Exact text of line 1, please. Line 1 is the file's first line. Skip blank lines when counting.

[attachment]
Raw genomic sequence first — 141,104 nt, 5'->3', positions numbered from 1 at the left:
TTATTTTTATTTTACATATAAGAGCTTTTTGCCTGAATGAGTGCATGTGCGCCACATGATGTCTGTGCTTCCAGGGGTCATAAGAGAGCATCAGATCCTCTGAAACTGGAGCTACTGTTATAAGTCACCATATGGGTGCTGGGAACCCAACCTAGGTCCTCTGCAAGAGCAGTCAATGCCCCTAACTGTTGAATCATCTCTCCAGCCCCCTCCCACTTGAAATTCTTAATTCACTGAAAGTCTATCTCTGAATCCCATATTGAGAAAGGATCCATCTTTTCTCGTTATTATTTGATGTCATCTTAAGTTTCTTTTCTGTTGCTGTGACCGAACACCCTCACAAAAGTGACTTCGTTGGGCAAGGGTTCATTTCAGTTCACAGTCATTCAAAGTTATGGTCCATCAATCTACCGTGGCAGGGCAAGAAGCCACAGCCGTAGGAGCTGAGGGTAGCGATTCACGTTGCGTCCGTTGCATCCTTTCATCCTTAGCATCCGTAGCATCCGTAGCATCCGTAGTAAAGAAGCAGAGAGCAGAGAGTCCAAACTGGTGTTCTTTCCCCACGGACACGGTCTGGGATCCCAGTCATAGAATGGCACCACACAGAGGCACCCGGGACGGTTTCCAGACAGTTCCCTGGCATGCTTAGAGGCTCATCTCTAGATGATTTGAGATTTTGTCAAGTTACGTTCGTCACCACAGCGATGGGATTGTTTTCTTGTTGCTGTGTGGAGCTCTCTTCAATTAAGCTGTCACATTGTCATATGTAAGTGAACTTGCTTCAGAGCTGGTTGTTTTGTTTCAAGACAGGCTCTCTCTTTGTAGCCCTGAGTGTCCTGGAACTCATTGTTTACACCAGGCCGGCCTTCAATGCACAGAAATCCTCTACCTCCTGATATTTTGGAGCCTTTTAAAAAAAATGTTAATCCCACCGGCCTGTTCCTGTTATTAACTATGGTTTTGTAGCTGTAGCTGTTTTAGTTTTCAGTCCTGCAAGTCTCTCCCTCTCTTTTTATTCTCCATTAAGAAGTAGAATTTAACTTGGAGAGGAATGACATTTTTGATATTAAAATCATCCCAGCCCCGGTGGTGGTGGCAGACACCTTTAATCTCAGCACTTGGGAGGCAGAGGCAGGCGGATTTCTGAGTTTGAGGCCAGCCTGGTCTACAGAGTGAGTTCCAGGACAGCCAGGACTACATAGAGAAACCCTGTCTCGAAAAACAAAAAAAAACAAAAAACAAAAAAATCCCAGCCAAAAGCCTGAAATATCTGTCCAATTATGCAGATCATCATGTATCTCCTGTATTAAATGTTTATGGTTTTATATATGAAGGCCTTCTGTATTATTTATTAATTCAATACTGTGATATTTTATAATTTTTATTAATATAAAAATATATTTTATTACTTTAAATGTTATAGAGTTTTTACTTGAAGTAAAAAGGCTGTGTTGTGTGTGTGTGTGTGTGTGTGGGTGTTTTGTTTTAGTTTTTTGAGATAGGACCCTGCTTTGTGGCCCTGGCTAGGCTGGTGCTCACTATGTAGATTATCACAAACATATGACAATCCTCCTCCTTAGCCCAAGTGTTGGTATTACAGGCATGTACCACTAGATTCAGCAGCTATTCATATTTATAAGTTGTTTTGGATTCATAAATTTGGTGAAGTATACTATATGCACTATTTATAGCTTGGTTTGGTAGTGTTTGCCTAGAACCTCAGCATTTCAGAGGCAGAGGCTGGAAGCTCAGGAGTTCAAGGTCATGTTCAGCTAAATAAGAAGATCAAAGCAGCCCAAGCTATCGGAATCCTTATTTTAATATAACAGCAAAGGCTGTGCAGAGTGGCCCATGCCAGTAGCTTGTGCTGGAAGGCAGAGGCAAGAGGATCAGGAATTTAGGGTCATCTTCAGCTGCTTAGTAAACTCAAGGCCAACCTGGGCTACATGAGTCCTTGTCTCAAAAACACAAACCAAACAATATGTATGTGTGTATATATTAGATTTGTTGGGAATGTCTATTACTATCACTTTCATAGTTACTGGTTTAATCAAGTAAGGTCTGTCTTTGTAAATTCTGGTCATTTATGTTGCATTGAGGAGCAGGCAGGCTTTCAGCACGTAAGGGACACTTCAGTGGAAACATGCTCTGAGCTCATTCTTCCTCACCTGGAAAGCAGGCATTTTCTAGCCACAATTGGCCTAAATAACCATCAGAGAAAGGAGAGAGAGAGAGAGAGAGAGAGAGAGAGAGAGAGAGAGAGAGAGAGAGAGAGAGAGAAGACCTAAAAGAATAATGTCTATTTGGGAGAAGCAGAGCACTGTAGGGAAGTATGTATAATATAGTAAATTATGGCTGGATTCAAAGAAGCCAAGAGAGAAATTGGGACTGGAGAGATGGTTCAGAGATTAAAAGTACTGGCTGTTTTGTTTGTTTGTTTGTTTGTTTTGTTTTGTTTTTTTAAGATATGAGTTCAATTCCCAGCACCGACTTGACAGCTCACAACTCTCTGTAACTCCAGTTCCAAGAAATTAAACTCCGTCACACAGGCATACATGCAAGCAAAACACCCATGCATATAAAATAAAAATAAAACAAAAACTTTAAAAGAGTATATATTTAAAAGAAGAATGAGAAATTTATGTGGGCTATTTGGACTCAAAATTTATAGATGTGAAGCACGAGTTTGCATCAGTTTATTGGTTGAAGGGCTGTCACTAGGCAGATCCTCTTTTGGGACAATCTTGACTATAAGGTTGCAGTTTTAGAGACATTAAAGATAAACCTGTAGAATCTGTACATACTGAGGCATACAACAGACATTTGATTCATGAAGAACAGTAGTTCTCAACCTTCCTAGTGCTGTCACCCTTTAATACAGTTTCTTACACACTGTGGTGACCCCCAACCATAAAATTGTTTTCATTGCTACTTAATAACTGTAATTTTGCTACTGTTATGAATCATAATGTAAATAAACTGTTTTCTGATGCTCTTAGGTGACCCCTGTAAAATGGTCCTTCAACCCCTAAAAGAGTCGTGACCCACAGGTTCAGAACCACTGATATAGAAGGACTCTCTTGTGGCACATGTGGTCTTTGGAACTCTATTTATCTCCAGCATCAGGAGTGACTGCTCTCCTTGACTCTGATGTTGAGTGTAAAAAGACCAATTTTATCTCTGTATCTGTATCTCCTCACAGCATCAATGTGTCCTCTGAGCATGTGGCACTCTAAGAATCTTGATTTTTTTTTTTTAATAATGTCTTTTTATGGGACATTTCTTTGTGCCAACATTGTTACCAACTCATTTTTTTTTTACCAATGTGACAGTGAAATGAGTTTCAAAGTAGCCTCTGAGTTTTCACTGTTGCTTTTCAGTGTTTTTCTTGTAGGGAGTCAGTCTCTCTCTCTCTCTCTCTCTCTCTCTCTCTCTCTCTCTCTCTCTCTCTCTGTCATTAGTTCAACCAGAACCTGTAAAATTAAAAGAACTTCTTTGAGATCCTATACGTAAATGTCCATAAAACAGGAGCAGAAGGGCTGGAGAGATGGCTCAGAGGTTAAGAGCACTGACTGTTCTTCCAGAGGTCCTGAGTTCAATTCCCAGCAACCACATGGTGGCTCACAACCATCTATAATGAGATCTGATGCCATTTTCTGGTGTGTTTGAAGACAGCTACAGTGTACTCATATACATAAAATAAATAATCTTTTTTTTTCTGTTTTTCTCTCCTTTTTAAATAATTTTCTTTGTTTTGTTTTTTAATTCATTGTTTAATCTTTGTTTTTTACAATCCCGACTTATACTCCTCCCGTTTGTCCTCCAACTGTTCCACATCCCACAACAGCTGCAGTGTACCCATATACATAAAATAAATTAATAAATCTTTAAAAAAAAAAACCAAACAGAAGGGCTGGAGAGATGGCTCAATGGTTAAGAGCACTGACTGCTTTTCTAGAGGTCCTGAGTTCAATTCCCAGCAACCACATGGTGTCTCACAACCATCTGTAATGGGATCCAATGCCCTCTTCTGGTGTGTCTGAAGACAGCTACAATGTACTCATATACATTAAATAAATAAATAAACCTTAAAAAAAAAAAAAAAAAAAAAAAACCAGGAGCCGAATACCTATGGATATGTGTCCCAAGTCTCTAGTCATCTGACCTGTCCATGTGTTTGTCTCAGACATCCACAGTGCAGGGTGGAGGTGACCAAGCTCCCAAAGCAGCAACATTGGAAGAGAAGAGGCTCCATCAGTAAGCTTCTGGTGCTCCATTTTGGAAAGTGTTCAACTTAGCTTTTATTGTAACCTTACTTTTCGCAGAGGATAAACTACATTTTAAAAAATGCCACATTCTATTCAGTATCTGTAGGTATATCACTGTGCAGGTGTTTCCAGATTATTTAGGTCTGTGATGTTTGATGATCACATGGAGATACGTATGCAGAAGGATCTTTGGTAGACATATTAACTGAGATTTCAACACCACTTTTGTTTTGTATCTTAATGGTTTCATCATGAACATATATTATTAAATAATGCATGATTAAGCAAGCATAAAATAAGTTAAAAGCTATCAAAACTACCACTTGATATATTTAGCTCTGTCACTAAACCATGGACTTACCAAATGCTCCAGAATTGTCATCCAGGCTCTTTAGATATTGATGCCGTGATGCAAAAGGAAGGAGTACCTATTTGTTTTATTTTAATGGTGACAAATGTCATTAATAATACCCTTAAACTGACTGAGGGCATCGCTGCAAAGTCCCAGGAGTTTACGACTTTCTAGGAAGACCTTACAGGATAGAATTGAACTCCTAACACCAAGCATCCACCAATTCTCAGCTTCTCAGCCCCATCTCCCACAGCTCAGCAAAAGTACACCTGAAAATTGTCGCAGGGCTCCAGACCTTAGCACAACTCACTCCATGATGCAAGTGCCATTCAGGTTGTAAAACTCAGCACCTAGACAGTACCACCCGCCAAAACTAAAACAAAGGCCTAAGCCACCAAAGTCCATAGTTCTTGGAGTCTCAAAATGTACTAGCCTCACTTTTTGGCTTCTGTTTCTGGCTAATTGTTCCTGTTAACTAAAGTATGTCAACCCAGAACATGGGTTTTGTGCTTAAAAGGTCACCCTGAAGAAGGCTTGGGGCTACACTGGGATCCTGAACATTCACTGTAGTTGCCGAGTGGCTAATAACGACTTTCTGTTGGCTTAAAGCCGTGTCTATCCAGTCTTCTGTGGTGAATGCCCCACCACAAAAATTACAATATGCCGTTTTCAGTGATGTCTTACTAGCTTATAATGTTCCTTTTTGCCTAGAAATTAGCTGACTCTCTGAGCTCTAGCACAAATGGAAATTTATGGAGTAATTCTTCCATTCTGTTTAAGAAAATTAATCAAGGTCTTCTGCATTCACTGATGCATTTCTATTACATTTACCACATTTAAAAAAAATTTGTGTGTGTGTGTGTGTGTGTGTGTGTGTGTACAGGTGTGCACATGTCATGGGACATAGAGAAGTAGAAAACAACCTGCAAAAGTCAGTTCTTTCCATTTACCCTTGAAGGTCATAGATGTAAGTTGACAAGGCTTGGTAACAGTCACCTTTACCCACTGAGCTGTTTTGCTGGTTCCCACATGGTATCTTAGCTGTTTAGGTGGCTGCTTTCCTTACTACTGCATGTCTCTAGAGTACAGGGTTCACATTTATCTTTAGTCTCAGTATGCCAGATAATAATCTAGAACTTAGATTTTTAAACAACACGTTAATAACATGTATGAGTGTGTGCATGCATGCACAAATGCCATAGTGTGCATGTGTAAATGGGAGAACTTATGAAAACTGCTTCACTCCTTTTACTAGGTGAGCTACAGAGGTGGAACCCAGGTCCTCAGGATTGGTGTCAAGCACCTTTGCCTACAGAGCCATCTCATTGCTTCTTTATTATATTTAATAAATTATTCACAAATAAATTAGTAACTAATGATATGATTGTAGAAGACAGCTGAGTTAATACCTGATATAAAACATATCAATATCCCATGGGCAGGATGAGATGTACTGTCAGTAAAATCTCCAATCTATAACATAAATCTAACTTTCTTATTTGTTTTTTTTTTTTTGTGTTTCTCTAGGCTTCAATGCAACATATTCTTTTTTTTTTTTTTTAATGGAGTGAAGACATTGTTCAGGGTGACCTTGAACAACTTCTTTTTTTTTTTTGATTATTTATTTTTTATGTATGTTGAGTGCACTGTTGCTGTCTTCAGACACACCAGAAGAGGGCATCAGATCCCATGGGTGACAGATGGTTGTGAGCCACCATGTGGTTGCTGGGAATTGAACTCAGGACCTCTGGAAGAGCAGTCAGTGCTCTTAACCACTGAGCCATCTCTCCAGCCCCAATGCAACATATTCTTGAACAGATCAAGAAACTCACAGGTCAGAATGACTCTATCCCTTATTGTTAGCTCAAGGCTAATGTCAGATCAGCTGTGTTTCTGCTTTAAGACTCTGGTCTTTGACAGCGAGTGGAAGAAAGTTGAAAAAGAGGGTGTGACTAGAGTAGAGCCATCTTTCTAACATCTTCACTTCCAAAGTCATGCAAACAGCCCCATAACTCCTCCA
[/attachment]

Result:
Raw genomic sequence first — 141,104 nt, 5'->3', positions numbered from 1 at the left: